I’ve had a lifelong love of science, and it travels with me wherever I go. My natural curiosity and scientific training lead me to look beyond what’s happening and ask why it’s happening.
This is fun (for me at least), because it turns the world around me into my own science lab. Here’s an example.
I took this photo from a window overlooking the main square in the historic center of Tallinn, Estonia. When I snapped the shot, I was trying to be artsy-fartsy, and didn’t realize until I returned to our apartment that the image in the bottle was flipped, both top to bottom, and side to side. The spire on the 13th Century Town Hall is now pointing down … of course, the bottle is acting as a convex lens! This is exactly what Optics 101 tells us it should do.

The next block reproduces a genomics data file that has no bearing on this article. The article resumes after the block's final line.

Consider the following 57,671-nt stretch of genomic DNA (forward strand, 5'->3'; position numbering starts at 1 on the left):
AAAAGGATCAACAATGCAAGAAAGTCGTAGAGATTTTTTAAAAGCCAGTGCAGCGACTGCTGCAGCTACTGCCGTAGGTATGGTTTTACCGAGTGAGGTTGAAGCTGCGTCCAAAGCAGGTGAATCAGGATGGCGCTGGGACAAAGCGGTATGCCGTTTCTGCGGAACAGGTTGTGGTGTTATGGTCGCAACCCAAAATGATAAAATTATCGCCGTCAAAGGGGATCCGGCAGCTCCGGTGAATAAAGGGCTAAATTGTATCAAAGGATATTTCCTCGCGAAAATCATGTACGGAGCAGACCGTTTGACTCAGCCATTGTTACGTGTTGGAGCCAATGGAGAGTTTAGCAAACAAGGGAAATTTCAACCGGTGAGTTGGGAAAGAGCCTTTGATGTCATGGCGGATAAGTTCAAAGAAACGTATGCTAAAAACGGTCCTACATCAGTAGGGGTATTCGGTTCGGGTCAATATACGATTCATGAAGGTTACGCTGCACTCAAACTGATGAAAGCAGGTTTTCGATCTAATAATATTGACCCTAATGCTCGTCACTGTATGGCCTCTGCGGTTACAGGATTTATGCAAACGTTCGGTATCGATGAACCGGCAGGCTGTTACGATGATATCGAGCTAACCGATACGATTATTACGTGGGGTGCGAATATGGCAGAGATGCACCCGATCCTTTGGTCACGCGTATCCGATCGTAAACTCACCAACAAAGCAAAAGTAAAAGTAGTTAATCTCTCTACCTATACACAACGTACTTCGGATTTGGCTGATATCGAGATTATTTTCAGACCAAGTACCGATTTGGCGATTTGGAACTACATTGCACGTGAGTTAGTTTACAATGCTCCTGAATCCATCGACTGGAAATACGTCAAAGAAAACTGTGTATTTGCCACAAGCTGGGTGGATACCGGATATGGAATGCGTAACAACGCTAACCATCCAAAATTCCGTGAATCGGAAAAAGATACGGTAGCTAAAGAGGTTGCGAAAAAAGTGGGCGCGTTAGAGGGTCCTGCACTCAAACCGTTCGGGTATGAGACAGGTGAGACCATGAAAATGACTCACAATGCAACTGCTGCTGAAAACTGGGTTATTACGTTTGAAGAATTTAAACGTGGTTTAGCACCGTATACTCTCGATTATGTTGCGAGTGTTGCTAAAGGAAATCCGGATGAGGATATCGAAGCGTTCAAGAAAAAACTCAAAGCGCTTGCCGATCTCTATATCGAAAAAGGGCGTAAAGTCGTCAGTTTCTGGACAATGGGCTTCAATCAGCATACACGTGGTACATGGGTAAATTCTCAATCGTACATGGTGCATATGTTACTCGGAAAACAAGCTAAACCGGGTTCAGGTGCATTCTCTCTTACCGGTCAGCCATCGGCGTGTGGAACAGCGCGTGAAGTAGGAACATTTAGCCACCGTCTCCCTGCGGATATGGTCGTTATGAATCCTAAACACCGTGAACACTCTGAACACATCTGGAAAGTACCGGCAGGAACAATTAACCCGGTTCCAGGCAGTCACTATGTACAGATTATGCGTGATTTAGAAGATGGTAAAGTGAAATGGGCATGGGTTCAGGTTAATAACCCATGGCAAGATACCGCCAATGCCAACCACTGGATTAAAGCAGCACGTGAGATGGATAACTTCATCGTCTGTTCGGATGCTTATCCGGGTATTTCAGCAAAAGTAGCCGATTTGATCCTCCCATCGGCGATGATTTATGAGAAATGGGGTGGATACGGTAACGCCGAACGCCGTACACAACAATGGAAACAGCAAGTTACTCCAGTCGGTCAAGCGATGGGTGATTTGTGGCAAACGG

Fast forward a few months to my eye doctor’s office, where as usual, I’m waiting. I’m looking at a creepy picture of the inside of my eye, and suddenly, the blue bottle flashes into my mind. It occurs to me that the blue bottle is doing exactly what my eye does when I look at something.
And since I had time to kill, I thought this process through. The town hall obviously starts out upright. The image goes through the bottle, and is flipped upside down, and right to left on the backside of the bottle. This upside down image then hits the lens behind the cornea of my eye, and is flipped again onto the backside of my eyeball (just like the bottle.) Then my brain jumps into action and mentally flips the image again, so what I actually “see” is oriented correctly. Phew!
I admit that my mind works in strange ways sometimes – probably most of the time. And over the years, poor Terri has been subjected to more unsolicited science explanations than she can count. But it certainly perks things up – for me anyway. Cool science demo, or waaaay too much time on my hands?
P.S. If you want to see this concept taken to an entirely new level, check out the marvelous photos by our blogging friends Pam & Richard at Naturetime.
1. By CoolKoon via Wikimedia Commons
4. By MrPanyGoff via Wikimedia Commons